In [previous] elections, Catholics who prioritized their faith-informed commitments to pro-life and pro-traditional marriage concerns voted Republican, while Catholics who prioritized their faith-informed commitments to immigration reform and anti-poverty concerns predominantly voted Democrat.

But Francis, as Boyagoda goes on to point out, disturbs previous voting conventions along these rigid faith-based lines. While there is no distinct "Catholic vote," the scholar notes that "there are millions of Catholic voters coming into a new consciousness of their faith and their world and the responsibility of one toward the other," thanks to Pope Francis.  

Read the rest here.
Source: New York Times

Citizen Lab probes international democracy-thwarting Hacker Team

U of T's Citizen Lab is in the news once again.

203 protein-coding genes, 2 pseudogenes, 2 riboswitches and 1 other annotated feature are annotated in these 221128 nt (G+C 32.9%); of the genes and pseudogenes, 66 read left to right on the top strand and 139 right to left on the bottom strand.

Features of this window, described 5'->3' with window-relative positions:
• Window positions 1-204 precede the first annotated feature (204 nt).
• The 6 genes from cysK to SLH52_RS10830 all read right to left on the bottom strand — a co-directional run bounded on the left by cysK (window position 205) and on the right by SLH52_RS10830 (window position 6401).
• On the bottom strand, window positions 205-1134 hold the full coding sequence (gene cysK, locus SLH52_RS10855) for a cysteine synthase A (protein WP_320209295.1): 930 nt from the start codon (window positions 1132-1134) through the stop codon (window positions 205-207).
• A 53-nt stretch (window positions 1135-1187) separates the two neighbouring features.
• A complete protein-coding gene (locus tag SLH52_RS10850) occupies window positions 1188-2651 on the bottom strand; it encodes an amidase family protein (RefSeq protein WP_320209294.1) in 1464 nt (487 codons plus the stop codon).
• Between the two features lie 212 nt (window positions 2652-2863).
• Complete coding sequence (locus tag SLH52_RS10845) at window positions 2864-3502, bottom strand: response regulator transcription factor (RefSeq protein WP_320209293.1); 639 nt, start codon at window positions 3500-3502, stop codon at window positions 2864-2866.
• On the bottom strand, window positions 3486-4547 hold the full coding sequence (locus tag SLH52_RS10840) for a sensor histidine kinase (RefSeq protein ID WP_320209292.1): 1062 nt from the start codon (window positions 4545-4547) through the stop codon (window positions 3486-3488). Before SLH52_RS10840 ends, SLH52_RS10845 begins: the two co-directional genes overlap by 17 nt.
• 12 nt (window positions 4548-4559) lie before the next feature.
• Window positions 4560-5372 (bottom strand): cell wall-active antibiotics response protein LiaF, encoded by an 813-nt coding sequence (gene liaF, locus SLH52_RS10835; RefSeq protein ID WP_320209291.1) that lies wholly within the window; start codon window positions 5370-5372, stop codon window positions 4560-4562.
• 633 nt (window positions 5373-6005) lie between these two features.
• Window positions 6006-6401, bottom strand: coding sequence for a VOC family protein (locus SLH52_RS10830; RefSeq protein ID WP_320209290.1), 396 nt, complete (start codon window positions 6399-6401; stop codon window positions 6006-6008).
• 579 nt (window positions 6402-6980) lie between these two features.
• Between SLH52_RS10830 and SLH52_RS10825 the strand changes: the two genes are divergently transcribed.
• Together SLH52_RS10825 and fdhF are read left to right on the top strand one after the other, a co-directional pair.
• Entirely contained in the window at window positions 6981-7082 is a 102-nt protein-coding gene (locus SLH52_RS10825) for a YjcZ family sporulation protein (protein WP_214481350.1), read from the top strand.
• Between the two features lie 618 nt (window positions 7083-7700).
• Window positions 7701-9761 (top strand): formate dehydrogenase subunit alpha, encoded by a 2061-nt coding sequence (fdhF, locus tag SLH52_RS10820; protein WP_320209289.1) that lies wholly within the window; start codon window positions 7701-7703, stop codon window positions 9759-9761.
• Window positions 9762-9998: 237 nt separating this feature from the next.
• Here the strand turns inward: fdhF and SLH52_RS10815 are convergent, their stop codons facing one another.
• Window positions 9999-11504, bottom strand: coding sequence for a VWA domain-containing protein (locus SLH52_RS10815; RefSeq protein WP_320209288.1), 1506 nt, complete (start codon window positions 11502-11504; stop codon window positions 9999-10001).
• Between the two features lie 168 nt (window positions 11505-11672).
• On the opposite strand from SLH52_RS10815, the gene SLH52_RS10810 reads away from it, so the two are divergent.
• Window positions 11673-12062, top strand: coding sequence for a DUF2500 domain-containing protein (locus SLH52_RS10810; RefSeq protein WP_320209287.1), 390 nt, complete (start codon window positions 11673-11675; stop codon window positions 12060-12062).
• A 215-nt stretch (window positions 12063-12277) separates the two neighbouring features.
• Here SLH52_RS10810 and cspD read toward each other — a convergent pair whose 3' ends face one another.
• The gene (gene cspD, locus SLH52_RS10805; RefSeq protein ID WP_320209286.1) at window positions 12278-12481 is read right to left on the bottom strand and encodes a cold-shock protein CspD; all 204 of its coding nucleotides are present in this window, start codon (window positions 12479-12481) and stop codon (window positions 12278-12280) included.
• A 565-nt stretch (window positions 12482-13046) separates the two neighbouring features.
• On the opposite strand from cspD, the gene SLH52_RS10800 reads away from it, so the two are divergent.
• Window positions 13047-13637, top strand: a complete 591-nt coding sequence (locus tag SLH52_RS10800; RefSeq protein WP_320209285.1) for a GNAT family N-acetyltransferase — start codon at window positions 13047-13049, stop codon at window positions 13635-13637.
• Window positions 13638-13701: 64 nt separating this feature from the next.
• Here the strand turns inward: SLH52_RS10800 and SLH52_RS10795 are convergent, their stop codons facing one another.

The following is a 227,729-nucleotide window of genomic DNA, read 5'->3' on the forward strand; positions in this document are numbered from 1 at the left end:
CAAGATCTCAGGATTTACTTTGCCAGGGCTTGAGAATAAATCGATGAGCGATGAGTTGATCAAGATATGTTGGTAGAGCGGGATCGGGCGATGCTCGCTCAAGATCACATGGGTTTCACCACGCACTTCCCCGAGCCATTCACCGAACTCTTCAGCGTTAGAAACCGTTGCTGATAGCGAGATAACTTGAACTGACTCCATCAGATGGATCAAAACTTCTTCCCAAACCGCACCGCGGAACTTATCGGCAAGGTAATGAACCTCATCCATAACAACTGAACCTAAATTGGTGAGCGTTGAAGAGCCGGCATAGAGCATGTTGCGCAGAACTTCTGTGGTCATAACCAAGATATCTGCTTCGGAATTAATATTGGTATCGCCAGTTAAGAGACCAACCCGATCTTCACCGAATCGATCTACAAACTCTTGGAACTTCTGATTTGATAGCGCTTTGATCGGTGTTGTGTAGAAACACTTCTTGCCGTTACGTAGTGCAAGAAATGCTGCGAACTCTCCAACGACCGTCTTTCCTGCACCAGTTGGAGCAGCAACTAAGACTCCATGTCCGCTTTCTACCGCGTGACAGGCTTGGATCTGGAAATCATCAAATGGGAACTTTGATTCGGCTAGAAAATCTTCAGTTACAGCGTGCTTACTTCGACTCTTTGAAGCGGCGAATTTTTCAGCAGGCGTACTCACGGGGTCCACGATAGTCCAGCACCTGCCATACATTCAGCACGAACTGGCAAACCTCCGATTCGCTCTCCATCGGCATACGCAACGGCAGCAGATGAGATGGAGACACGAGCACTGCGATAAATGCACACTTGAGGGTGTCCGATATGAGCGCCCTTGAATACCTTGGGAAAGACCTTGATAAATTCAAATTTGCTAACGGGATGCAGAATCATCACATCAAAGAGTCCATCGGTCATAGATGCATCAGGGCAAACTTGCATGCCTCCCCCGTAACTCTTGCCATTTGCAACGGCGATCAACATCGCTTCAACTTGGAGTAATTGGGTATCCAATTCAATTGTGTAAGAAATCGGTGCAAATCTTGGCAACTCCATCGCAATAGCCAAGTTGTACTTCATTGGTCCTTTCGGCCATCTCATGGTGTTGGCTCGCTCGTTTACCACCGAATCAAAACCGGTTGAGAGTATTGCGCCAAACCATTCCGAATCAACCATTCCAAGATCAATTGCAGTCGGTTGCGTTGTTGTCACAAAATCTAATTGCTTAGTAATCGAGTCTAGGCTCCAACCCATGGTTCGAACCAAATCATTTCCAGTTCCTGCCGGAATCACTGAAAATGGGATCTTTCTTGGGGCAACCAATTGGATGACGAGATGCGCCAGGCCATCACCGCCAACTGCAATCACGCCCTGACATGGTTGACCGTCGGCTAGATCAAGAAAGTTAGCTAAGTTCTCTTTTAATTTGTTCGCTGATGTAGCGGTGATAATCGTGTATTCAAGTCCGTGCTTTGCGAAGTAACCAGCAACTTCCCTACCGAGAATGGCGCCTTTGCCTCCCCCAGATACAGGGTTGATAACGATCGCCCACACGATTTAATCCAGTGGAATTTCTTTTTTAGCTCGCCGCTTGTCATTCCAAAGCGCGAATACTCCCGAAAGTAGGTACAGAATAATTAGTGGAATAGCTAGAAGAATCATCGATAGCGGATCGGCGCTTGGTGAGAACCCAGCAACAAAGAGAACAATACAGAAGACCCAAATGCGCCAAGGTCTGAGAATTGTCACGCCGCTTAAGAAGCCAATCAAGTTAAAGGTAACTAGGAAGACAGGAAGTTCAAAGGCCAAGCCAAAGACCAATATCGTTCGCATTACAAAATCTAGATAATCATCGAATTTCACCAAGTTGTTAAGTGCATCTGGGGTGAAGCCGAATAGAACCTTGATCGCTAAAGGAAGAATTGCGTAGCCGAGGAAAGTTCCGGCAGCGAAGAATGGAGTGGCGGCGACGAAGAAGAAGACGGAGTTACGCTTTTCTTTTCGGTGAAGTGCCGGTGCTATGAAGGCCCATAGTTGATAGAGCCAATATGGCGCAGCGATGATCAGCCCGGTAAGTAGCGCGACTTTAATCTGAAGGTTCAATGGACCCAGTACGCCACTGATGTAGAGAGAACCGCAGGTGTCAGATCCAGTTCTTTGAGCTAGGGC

Based out of the University of Toronto's Munk School of Global Affairs, the pioneering institute that studies digital infrastructure and surveillance was featured on NPR's Morning Edition this week to address Hacking Team, an Italian-based tech firm that helped authoritarian governments break into the computers of activists, journalists, and ordinary citizens – basically, anyone who could be construed as a political threat. 

Citizen Lab's Bill Marczak explained that Hacking Team worked by infecting computers with spyware which would make those computers' data susceptible to leaks. Ethiopia, Morocco, UAE, Oman and Saudi Arabia were all the company's clients. Though the company was recently hacked, it's continuing to meet global demand for the information it sells. 

"Further sales are being negotiated," said Marczak. 

Read the rest here.
Source: NPR

Jane Fonda among the 10,000 demonstrators at historical Toronto climate rally

Last weekend, more than 10,000 people marched for climate action in a Toronto rally that attracted the likes of Jane Fonda and David Suzuki. Its message was precedent-setting for one big reason, according to The Guardian: an emphasis on the notion that tackling climate change can make for a more fair and equitable society.